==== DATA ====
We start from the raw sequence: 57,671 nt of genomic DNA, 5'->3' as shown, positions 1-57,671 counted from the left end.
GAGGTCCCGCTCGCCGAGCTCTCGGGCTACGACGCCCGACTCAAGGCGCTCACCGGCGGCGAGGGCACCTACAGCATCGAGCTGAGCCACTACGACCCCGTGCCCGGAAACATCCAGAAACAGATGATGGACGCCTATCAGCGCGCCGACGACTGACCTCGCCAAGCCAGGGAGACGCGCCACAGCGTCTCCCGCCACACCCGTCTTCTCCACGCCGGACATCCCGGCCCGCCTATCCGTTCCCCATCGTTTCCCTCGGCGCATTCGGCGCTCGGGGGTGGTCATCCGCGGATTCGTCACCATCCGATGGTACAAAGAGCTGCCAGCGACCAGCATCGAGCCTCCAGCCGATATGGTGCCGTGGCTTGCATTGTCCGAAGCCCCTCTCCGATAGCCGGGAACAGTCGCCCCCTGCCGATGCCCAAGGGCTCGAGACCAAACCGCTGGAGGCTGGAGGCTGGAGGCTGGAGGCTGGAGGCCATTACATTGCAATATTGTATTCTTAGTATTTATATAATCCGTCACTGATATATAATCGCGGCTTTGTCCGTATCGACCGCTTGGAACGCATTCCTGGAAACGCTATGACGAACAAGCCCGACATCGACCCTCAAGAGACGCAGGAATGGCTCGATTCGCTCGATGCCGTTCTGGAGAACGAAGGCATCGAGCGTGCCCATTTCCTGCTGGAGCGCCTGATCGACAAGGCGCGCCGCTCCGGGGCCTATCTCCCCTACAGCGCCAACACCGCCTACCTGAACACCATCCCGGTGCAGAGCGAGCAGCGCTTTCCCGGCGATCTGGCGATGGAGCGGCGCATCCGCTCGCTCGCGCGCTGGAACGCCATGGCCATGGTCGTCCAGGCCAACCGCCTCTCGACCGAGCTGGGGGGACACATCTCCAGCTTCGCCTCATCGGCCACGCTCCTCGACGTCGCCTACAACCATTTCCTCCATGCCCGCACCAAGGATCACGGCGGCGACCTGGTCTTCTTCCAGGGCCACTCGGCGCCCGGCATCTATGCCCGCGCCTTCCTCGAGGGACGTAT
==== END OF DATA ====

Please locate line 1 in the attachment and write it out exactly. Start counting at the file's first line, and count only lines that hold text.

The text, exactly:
We start from the raw sequence: 57,671 nt of genomic DNA, 5'->3' as shown, positions 1-57,671 counted from the left end.